As a student, I always loved T or F tests … even if you didn’t know the answer, you had a one-out-of-two chance to get it right! The other factor was that, after a teacher had written a couple of dozen T or F questions, they usually got tired of trying to make up false answers that were close to the truth and began using really crazy and improbably options. That made the guesswork even easier!!
The ability to tell what is real from what isn’t is becoming increasingly difficult – actually its nearly impossible on any kind of digital video media like television, computer content, movies, etc … The other factor in confusing our ability to tell true from false is what is being called “cultivation” – not in the crop sense, but rather in the attempt to gradually grow in the mind of viewers a sense that the false images being portrayed on video programming are reflective of reality!
The same thing is occurring when enough highly placed people claim that nonpartisan news reports of provable facts are, in fact, “false news”. It doesn’t matter how much proof is provided or how many facts are checked … shrilly yelling “false news” seems to be convincing otherwise sober, considering people that somehow what is demonstrably true is being made-up … just a fabrication. In a marketing class I took (long, long ago … in a galaxy far, far away …) the professor said, “You can make anybody believe anything you want as long as you say it loudly enough and often enough. It doesn’t matter how outrageous or obviously false it is.” Welcome to 2017, professor!
A recent survey found that people in the U.S. who watch TV regularly think that more than 5% of the population are police officers! This misplaced notion comes from TV lineups that feature little other than police arresting bad guys (or girls) who are then badly prosecuted by some lawyer. And, or of course, there are the resulting group of “lawyer” shows, etc.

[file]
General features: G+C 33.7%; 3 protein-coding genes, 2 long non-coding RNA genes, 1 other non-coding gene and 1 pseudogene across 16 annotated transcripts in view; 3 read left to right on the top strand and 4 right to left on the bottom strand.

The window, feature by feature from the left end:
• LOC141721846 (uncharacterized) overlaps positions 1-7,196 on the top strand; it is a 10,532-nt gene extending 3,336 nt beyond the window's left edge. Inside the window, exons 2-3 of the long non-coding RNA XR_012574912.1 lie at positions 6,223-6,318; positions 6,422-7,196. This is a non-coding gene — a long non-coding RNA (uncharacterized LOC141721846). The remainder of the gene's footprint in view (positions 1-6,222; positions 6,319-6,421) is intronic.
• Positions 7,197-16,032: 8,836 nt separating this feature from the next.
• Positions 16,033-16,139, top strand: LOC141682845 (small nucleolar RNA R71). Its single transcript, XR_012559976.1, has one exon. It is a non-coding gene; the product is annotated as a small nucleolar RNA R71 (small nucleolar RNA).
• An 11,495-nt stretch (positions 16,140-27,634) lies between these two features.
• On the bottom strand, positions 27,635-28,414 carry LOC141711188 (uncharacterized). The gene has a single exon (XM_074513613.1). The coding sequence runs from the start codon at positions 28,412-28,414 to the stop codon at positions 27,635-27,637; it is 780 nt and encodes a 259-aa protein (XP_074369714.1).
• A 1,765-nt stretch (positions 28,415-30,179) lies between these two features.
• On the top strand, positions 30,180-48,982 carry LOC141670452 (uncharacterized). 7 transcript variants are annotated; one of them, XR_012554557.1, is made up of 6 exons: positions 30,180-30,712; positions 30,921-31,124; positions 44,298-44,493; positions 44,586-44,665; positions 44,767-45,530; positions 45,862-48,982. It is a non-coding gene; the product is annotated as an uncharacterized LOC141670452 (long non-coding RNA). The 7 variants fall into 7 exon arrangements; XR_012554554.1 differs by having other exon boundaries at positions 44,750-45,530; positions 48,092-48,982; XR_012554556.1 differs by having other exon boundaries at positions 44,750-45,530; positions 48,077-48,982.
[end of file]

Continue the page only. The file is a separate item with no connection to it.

Interestingly enough, the difficulty in telling true from false was also addressed by Jesus and to a lesser extent, by the Apostle Paul. Jesus warned about “false” teachers who would attempt to twist what he said. Paul was followed during his travels by “Judaizers” who attempted to convince any Jewish people who listened to Paul proclaim Christ as their Messiah that he was wrong and evil.
It’s not easy to know what is true and what is false. When we hear Christ’s message of love and forgiveness and when He calls us to act with integrity and honesty, somehow it resonates within us and feels ‘right.’ When we begin to live in that fashion, putting honesty and integrity at the top of our priorities, it feels even more ‘right’.
Don’t let claims of ‘false’ news fake you out. Don’t settle for a life that accepts the cloaking of lies in disingenuous rhetoric. We know the “Good News” and it is for everyone. Let’s live by it and show the rest the difference between what is true and what is false.